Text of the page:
(a) physical examination;
(b) mental examination;
(c) review of past medical history;
(d) laboratory test;
(e) diagnostic test; and
(f) medical assessment of records respecting the applicant.
Depending on your health conditions, the physician may refer you to a specialist for further investigation. They eventually generate a report and share it with IRCC via a secure online portal. Furthermore, a Medical Officer reviews the information. They then advise the Immigration Officer if they suspect you are inadmissible to Canada on medical grounds. You will receive a Procedural Fairness Letter (PFL) upon such suspicions. Of course, if you pass this stage, you won’t be inadmissible on health grounds.
How to locate a panel physician
Panel physicians operate in most countries in the world. When you receive an IME letter, you may refer to any of them for medical examinations. Consequently, if you are outside your home country, don’t panic. If you have all your documents with you, you could even do medical examinations in the country where you are currently residing. However, ensure you can present all medical records the physician requires (e.g., your surgery history and list of medications). To locate a panel physician, click here.
We could help!
I am not a panel physician and cannot run medical examinations. However, if you are facing a PFL for medical inadmissibility or other visa and immigration issues, I could help. Please fill out the following form, and we will contact you. Alternatively, you could book a consultation session with me. We also offer a set of assessment forms, but we only contact you if we find an opportunity for you.
Read this in Spanish
Would you please fill out our free assessment form if you wish to visit or move to Canada? We will review it for free, but we will contact you only if we find an opportunity for you. Alternatively, you may book a consultation session. Consultation sessions are not free, but you will receive formal immigration advice from a licensed practitioner.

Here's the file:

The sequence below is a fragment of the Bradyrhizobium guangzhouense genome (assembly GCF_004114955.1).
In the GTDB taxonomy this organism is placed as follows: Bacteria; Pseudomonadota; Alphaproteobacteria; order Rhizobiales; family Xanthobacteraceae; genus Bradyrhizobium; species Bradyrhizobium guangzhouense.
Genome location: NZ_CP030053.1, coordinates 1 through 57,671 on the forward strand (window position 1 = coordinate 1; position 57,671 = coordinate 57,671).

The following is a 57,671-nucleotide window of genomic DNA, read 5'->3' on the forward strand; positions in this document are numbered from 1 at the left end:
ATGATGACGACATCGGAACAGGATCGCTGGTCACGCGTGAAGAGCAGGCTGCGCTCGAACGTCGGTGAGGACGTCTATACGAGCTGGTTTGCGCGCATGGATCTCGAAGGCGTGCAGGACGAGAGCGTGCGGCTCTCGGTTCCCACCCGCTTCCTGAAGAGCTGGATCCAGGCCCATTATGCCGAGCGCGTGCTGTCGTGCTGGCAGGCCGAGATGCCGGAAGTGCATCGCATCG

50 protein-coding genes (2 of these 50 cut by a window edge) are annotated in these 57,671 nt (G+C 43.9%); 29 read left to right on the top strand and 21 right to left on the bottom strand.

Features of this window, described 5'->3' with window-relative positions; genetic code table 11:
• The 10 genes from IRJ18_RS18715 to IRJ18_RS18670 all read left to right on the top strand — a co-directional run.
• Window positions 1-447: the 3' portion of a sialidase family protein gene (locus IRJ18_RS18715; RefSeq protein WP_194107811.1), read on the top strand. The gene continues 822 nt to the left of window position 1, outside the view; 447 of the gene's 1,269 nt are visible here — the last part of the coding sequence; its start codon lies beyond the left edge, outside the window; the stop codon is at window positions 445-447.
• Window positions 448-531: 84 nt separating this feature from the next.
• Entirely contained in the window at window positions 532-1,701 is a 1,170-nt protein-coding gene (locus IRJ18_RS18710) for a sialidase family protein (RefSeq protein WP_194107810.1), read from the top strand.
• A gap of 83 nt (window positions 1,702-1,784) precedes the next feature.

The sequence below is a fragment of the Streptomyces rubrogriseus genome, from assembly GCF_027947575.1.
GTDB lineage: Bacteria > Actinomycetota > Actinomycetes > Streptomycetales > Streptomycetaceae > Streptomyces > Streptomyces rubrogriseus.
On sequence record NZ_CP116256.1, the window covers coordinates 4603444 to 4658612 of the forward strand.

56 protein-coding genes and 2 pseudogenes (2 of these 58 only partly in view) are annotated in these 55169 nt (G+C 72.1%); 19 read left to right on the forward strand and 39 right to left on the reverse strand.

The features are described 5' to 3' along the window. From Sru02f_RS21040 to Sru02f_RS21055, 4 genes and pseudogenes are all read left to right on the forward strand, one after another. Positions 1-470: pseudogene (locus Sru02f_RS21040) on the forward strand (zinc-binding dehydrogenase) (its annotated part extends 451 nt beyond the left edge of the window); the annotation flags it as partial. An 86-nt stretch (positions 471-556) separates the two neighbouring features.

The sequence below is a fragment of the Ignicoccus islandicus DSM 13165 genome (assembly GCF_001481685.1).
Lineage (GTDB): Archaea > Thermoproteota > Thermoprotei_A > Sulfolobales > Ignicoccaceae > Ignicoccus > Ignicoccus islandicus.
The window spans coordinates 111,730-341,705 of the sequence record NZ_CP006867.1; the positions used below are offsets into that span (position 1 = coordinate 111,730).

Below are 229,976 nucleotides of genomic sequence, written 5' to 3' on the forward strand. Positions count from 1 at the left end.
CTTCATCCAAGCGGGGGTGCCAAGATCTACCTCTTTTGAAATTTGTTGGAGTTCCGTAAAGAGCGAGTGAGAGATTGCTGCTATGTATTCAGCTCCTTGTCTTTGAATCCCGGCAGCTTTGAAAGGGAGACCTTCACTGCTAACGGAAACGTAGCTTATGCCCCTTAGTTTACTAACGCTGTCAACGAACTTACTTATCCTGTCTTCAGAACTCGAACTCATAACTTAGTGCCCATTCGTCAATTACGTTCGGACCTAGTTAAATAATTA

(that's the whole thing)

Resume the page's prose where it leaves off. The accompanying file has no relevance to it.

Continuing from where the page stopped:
Al ParsaiAl Parsai, LLM, MA, RCIC-IRB
Regulated Canadian Immigration Consultant
Adjunct Professor – Queen’s University – Faculty of Law
Ashton College Instructor – Immigration Consulting
Author – 88 Tips on Immigration to Canada
Fill our Free Canada Immigration Assessment Form in your language!
This article provides information of a general nature only. Considering the fluid nature of the immigration world, it may no longer be current. Of course, the item does not give legal advice. Therefore, do not rely on it as legal advice or immigration advice. Consequently, no one could hold us accountable for the content of these articles. Of course, if you have specific legal questions, you must consult a lawyer. Alternatively, if you are looking for immigration advice, book an appointment.
The characters and places in the articles:
All the characters and locations in the articles are fictional, unless otherwise clearly stated. Therefore, any resemblance in names, dates, and places is coincidental.
For our official addresses, trust this website only. We currently do not have offices outside Canada. Therefore, anyone who claims to be our agent is committing fraud. Also, note that we do not issue any work permits or study permits or similar documents. The government of Canada has the sole authority to issue such material.